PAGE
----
Sit, stay, seizures
Most humans and dogs with epilepsy keep their condition at bay with drugs, surgery, or medical devices. But in 30 percent of cases, the disease isn’t easily controlled. Ned Patterson, a U of M professor and veterinarian with a doctorate in genetics and epilepsy, has spent his career researching treatments for those who aren’t helped by conventional methods.
“One of the hardest parts of epilepsy is the unpredictability,” says Patterson, who witnessed the disease’s impact on his aunt and his dog. “You’re fine 99 percent of the time, until you’re not.”
A world-renowned canine epilepsy researcher, Patterson has made significant contributions to treatments for members of both species. With College of Pharmacy scientists, he proved that a drug used for humans experiencing a life-threatening seizure emergency (multiple seizures in a row or seizures lasting 5 minutes or more) is also effective in canines.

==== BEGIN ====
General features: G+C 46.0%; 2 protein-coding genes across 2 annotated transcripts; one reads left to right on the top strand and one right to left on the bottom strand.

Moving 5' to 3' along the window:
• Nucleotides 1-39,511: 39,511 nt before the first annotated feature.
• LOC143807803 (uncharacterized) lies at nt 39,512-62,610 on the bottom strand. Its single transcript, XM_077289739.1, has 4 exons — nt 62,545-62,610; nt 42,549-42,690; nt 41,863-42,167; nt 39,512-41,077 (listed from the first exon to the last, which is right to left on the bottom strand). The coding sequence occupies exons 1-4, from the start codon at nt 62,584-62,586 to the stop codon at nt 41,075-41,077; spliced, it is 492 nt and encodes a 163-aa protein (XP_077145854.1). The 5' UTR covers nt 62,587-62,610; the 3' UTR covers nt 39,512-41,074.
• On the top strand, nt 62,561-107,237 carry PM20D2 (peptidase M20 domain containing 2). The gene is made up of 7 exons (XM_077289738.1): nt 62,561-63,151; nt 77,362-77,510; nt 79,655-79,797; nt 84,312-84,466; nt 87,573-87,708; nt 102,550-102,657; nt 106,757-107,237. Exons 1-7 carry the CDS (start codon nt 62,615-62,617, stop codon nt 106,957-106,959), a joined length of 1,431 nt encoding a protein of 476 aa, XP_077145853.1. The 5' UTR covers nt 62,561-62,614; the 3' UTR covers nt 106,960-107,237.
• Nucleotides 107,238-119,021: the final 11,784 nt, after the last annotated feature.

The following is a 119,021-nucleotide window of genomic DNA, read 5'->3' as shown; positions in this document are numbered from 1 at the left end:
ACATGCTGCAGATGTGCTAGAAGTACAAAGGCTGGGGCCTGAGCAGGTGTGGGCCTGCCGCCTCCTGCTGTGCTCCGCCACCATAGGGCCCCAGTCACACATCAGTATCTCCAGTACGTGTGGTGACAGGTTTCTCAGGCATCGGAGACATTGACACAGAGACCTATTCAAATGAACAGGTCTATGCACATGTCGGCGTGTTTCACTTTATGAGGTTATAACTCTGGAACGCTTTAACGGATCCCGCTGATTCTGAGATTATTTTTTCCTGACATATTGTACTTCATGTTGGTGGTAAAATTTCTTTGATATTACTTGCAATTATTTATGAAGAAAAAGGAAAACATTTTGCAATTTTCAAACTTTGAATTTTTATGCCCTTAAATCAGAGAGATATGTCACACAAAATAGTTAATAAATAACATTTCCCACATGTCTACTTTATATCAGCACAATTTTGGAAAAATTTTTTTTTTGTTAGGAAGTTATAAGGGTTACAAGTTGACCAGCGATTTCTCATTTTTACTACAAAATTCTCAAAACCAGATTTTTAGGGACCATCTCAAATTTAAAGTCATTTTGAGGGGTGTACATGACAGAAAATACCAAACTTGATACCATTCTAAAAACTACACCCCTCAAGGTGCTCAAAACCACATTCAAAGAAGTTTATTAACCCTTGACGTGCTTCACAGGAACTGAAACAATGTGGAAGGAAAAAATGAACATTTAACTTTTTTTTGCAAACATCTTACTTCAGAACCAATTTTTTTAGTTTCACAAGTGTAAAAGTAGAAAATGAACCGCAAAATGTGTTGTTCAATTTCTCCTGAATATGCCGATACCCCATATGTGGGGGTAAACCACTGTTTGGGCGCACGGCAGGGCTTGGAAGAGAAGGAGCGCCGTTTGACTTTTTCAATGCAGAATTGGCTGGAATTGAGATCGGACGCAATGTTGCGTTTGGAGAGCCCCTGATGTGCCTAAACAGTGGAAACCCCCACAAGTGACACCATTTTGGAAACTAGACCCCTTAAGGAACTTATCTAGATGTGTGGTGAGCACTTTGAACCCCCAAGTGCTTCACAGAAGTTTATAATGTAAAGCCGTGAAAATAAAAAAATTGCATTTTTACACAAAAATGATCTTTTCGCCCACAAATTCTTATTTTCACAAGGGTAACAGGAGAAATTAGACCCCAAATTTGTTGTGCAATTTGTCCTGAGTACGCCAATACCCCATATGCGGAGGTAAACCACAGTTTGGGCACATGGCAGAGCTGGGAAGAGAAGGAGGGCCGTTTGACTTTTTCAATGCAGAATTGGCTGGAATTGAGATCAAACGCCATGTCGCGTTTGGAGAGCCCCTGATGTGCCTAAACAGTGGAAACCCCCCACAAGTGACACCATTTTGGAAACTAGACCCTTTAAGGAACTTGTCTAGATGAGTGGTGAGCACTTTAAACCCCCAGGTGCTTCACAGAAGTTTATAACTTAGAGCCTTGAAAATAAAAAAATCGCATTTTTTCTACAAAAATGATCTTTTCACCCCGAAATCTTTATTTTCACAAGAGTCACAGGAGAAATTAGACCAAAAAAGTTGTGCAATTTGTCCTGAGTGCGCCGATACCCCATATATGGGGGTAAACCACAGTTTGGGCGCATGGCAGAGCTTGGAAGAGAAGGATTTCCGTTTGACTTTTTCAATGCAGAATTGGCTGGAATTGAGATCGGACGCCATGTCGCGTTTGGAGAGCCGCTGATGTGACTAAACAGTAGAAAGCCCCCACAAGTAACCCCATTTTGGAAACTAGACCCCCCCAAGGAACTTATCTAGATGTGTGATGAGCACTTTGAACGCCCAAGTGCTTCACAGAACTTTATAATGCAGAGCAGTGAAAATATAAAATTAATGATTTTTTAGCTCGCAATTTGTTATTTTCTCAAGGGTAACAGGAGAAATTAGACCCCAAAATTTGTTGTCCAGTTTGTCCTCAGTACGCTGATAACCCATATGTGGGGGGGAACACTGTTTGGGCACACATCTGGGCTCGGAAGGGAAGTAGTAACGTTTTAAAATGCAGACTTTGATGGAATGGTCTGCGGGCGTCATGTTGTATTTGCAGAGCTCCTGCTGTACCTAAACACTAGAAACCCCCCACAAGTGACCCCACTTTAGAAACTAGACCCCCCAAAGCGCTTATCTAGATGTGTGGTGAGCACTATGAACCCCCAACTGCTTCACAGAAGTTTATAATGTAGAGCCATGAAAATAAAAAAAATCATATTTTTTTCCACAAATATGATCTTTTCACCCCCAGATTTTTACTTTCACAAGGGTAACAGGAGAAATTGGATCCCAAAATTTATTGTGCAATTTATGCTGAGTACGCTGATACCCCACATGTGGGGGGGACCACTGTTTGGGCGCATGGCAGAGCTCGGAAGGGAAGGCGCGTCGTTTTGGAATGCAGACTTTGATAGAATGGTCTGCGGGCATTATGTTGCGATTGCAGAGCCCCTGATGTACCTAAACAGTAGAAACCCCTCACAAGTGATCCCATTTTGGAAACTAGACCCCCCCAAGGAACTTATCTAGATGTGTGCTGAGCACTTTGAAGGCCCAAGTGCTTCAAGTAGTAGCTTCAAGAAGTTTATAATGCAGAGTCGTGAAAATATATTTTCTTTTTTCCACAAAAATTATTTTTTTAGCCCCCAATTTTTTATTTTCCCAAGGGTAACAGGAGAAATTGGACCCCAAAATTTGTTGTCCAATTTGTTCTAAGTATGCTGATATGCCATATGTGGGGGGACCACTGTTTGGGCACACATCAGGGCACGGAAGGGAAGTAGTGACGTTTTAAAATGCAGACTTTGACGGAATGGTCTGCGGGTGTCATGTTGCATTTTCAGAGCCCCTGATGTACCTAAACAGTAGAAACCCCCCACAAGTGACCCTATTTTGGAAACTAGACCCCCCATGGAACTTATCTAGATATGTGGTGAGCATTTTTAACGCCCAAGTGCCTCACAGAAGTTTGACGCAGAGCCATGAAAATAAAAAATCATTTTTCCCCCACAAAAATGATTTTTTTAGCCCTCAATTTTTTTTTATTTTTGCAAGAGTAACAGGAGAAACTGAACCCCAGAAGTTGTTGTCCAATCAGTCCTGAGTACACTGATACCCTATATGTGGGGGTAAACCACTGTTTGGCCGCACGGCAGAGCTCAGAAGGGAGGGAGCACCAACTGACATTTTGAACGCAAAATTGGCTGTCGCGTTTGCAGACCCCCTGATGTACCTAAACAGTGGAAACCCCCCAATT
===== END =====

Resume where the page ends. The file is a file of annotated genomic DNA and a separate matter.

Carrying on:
He is currently collaborating with Medtronic and Mayo Clinic on a device implanted in the canine or human brain that can predict seizures 30 to 90 minutes before they occur.
Patterson credits the Harvey H. Hoyt Memorial Scholarship, which he received as a U of M vet student, with shaping his career. Because of the financial support, he was able to pursue academic medicine instead of going directly into veterinary practice, giving him the freedom to find new ways to help humans and their canine companions.